Spring has sprung.
The grass has riz.
I wonder where
the class I knew is....
Just before spring break I recognized that both my students and I were in desperate need of a break. Their behaviour was rapidly going downhill and my patience was wearing thin.
I decided to become more pro-active rather than reactive. These little six and seven year-olds deserved my best. By golly, that's what they were going to get.
This meant I had to unpack some emotional baggage. I was becoming increasingly frustrated with what I was witnessing in many families. I didn't understand decisions they were making.
Then it hit me. I was looking at their lifestyle through a lens tinted with the values that I grew up with and still reside within me. I needed to change that lens, at least when judging or interacting with these families. My values are an important part of who I am, but they are not their values. I had to respect that. There would still be moments of frustration, and that is what this blog, my reflection journal, is for. It will be a place to examine the events of the day. What went well? What was frustrating? How did I deal with that frustration? What are some things I could try next time?
One student I have been struggling with had a bad day. He did not engage with the literacy support teacher and spoke to her in a loud voice using negative talk. He left the room without letting an adult know and took items from the snack tray without permission. I followed him and reminded him that he needed to ask before leaving the room or taking items from the snack tray. His behaviour was not okay. I was frustrated mostly by his rudeness to another adult who was trying so hard to work with him.
A plan was made. Hall passes were created. When he needs to leave (or an adult thinks he needs to leave) he takes a pass and can take a short walk. Expectations were discussed with him. This would be implemented on a trial basis. I admit that before I reached this breaking point I would have been reluctant to let a grade one wander the halls. In fact, I confess to uncharitable thoughts towards teachers who let there students do so. Now, I was willing to try anything. He wasn't doing work in class anyway, so the reality was he wasn't going to miss much anyway. This was the first shift in my thinking. I moved from "He is capable so he will do this work before I grant him any privileges" to "He will not demonstrate his potential until he is ready to and disciplinary measures won't change that."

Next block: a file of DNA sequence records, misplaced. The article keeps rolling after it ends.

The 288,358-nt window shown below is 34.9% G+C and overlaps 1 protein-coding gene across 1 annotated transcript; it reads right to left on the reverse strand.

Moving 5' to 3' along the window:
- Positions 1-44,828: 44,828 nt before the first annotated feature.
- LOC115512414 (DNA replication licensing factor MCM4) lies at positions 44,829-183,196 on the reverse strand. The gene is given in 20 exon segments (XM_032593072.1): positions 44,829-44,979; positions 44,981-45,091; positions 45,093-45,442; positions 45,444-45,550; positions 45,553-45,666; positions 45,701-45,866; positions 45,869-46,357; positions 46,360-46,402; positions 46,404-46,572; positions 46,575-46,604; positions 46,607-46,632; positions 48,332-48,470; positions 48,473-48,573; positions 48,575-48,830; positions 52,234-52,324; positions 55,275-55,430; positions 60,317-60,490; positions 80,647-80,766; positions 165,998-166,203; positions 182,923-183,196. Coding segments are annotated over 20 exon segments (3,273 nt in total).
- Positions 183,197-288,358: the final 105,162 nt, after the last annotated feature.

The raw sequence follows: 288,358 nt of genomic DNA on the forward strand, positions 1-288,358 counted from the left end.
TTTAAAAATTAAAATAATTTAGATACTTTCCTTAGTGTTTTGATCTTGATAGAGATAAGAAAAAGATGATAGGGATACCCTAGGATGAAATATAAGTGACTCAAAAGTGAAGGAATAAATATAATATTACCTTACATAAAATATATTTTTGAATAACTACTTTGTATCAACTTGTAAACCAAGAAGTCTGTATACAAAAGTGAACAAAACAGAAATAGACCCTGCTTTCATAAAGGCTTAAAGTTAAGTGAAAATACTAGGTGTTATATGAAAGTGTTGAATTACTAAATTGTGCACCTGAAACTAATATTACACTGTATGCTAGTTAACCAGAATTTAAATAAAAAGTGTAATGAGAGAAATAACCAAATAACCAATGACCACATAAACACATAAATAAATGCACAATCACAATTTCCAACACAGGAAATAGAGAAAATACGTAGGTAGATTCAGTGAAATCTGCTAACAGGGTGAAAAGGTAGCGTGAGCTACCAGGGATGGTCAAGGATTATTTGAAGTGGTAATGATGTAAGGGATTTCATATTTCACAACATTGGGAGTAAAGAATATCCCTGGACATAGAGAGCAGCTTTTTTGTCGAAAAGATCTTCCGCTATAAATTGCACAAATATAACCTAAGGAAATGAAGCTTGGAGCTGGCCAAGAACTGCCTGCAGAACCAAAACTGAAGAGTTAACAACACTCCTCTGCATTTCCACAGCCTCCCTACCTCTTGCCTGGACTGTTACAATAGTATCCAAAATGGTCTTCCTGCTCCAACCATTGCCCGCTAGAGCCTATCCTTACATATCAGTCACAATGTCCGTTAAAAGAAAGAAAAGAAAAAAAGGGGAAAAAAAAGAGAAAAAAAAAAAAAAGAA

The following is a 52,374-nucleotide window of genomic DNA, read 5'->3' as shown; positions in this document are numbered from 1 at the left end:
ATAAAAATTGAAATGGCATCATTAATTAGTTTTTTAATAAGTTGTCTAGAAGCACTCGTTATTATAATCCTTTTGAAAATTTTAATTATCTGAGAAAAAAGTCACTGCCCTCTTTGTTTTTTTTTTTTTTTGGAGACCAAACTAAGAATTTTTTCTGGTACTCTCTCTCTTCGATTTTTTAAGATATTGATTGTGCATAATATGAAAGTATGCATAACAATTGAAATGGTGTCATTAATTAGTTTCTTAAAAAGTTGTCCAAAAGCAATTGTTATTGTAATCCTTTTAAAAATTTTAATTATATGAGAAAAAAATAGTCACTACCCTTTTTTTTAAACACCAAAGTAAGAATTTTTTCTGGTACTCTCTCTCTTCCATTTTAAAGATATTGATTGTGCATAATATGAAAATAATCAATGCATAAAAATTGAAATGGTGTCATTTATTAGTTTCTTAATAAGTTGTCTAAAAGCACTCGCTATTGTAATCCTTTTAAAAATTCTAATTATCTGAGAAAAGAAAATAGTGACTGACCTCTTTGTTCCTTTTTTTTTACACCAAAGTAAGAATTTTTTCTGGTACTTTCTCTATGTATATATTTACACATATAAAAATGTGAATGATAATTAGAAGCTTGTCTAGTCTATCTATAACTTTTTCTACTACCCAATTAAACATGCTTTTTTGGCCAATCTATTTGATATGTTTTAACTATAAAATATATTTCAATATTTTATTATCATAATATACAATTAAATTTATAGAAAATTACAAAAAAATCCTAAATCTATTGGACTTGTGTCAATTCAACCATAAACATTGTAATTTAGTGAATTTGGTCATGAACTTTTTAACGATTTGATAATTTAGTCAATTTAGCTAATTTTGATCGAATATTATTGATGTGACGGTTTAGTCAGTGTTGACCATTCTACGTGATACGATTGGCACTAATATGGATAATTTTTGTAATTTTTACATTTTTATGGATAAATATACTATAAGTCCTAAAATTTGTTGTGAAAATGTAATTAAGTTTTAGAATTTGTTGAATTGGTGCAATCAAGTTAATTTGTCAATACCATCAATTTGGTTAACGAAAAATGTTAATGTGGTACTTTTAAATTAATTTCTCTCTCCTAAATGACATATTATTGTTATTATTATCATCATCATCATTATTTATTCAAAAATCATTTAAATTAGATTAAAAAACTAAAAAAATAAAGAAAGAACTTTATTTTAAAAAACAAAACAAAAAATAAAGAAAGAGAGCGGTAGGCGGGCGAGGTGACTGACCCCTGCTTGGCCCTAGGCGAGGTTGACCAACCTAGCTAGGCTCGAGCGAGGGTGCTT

As the plan wasn't going to be introduced until the next day, the remainder of the day was chaos. He disappeared from another class, resulting in a search by another adult. After school his mother (pregnant with her fourth child.....seventh in the blended family) was over 30 minutes late. He had been instructed by his big sister to remain on the playground to wait for their mother while she was in an after school playground. Instead he wandered thew halls, shouting and kicking his backpack until he was eventually ushered out.
I have opinions about bringing another child in the world when you can't adequately feed or otherwise care for existing children but I managed to keep these thoughts to myself. I did wait for the mother and reinforced how important it was to pick her children up on time. She said she had a plan and I simply pointed out that it hadn't worked so maybe other arrangements needed to be made.
I reminded myself that this mother is doing the best that she can. She is overwhelmed. Yes, that situation is of her own making but, again, I am looking at her life choices through my lens. All I can do is find ways to support her (and retain what little of my own sanity that is left) so that these children have the best chance possible to become productive, happy citizens as adults.
Tomorrow is a new day